Taking the stage at today's Television Critics Association's (TCA) winter press event, Marvel Studios head Kevin Feige offered a line-up of news, previews, and updates on a number of both current and future projects. First up, Feige explains why The Falcon & The Winter Soldier (which premieres March 19) is only six episodes long. Following that, the executive addresses if some of the company's previous television efforts (like Netflix's Daredevil, Jessica Jones, Luke Cage, Iron Fist, The Punisher, and The Defenders) could make their way to the streaming service's universe.
Just so you know? Shows Like "The Falcon and The Winter Soldier" Aren't Cheap: "Anthony Mackie and Sebastien Stan are spectacular actors which we felt we had to explore their stories and their backstories or personal stories enough as Sam Wilson and Bucky Barnes. So it was always the thought we'd like to learn more about both of them. In the little interactions, they had with each other in Winter Soldier and Civil War…as friends of a mutual best friend in Captain America. We thought we'd have a fun dynamic, if we ever had that opportunity, we'd watch a whole show with the two of them and Disney+ gives us that opportunity," Feige explained. "Six hours is what we landed on as the best way to tell our story. Six hours, whether it's six episodes or nine shorter episodes like Wandavision. The shows aren't inexpensive, so the per-episode cost is very high, and to get that bar I was talking about."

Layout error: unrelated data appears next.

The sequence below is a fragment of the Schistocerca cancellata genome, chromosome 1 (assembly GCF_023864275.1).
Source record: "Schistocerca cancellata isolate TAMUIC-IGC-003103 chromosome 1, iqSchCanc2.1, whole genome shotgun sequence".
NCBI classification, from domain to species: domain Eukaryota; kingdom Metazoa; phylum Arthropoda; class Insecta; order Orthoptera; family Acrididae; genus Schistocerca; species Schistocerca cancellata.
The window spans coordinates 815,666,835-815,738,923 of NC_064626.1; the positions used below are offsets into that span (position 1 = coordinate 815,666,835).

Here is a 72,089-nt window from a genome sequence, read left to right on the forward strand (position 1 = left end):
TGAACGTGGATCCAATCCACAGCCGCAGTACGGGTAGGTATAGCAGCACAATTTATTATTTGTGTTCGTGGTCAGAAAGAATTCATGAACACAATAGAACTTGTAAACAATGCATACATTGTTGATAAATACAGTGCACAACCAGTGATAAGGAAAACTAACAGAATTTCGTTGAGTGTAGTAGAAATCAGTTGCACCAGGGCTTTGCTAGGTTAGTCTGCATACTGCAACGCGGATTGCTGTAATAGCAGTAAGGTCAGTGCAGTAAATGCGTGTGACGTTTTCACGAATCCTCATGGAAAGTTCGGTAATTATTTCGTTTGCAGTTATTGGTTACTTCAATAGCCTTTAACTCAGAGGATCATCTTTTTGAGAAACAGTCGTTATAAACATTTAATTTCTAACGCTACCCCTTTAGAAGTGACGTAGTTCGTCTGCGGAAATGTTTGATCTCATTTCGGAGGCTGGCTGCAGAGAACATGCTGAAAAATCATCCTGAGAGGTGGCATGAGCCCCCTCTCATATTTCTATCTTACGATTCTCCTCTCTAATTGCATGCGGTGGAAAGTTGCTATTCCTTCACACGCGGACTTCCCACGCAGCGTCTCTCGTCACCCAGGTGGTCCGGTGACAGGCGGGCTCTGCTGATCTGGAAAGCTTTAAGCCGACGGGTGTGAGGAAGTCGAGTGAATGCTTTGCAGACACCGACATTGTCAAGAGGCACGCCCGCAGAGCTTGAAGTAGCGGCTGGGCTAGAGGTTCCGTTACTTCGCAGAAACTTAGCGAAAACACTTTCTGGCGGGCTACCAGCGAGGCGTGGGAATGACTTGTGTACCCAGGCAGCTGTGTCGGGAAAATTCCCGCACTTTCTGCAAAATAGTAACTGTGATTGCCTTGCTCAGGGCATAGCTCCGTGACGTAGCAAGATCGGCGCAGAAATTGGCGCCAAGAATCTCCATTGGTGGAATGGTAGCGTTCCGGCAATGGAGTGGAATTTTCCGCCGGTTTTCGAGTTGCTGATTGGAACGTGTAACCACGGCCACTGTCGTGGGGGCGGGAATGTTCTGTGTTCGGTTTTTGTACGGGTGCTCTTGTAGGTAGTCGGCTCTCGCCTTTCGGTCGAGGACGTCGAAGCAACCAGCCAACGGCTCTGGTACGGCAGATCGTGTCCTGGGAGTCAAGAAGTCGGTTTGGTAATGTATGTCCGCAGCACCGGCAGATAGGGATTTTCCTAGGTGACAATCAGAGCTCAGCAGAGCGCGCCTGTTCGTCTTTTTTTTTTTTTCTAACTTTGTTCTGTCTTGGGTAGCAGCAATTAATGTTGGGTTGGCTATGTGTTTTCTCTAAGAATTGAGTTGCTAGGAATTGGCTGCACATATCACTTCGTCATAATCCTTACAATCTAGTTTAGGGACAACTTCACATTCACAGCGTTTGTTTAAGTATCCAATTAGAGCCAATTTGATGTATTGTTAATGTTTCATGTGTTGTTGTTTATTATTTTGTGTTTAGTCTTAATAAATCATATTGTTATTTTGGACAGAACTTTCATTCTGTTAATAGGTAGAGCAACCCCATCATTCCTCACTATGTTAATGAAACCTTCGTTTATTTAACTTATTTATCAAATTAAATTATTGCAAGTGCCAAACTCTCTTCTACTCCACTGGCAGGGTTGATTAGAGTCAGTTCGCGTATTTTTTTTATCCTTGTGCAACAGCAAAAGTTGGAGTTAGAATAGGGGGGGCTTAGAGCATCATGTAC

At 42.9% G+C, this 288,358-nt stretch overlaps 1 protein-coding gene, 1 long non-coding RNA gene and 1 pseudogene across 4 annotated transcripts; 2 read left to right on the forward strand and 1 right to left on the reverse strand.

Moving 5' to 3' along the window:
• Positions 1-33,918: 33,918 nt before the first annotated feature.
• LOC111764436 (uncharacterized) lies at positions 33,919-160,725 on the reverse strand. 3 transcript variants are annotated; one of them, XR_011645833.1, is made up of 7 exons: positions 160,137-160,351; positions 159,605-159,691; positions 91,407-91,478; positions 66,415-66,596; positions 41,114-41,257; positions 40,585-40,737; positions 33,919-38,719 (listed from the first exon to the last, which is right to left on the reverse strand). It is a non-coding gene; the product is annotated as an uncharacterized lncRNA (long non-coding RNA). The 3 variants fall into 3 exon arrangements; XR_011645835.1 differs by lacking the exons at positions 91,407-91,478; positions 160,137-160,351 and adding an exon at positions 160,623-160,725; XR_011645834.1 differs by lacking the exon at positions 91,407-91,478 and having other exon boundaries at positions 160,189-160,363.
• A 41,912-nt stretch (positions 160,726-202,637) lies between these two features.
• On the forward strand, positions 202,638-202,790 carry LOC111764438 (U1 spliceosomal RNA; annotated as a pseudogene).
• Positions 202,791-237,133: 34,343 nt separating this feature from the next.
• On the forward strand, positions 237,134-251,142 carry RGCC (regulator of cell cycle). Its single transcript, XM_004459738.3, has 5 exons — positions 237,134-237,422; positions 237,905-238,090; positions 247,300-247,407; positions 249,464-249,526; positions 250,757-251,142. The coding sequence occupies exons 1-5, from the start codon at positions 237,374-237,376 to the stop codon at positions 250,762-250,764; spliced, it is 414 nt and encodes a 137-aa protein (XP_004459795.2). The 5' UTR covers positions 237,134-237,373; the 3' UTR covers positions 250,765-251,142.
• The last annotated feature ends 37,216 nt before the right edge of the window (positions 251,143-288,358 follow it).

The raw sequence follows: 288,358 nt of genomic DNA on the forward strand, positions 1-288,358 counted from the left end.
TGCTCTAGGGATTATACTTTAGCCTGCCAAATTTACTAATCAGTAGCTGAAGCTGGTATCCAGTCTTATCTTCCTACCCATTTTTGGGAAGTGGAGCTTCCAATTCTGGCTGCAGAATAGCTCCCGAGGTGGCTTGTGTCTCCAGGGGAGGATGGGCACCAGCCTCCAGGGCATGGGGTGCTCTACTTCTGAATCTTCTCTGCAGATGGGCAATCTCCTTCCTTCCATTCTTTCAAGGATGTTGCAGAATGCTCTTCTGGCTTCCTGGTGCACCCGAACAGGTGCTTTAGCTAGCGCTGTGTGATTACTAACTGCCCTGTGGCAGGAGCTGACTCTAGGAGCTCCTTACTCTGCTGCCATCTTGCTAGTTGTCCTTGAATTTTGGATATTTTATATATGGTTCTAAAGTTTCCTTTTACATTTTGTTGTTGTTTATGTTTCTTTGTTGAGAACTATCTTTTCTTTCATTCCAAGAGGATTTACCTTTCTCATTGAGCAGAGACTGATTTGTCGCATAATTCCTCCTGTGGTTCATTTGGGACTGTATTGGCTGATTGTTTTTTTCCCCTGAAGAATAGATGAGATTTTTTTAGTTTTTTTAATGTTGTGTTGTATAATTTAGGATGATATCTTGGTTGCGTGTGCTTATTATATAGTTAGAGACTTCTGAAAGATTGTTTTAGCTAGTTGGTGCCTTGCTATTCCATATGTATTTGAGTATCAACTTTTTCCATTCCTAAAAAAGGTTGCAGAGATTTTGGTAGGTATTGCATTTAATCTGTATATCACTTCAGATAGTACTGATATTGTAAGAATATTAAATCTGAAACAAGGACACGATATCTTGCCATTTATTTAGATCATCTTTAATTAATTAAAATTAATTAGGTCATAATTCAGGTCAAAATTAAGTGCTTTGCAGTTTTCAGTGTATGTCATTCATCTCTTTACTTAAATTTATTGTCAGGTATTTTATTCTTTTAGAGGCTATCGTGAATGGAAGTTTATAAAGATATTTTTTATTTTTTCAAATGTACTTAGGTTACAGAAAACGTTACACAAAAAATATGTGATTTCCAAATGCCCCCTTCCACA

So Could Those Older Marvel Shows Make the Move?: "I think we probably could do it, I think a lot of that stuff comes back to us. There's always rumors online about things reverting, sometimes that's true, sometimes it's not, but I'm not exactly sure of the exact contracts but perhaps someday," Feige explained before adding that he wishes he was in charge when those series decisions were made. "My history at Marvel is vast and involved zero control for a long time so I paid more attention to the things I gained control over rather than the things I didn't have control over. TV at that time was just one of those things that we didn't, just like when Fox was doing X-Men movies or Sony was doing Spiderman movies without us," Feige explained. "That was just the rules under which Marvel was operating at the time. It was much more of an opportunity and something that excited us at Marvel Studios when Bob Iger started asking us to work on shows for Disney+. It wasn't a disappointment or something we thought much about when Marvel Television was doing their series."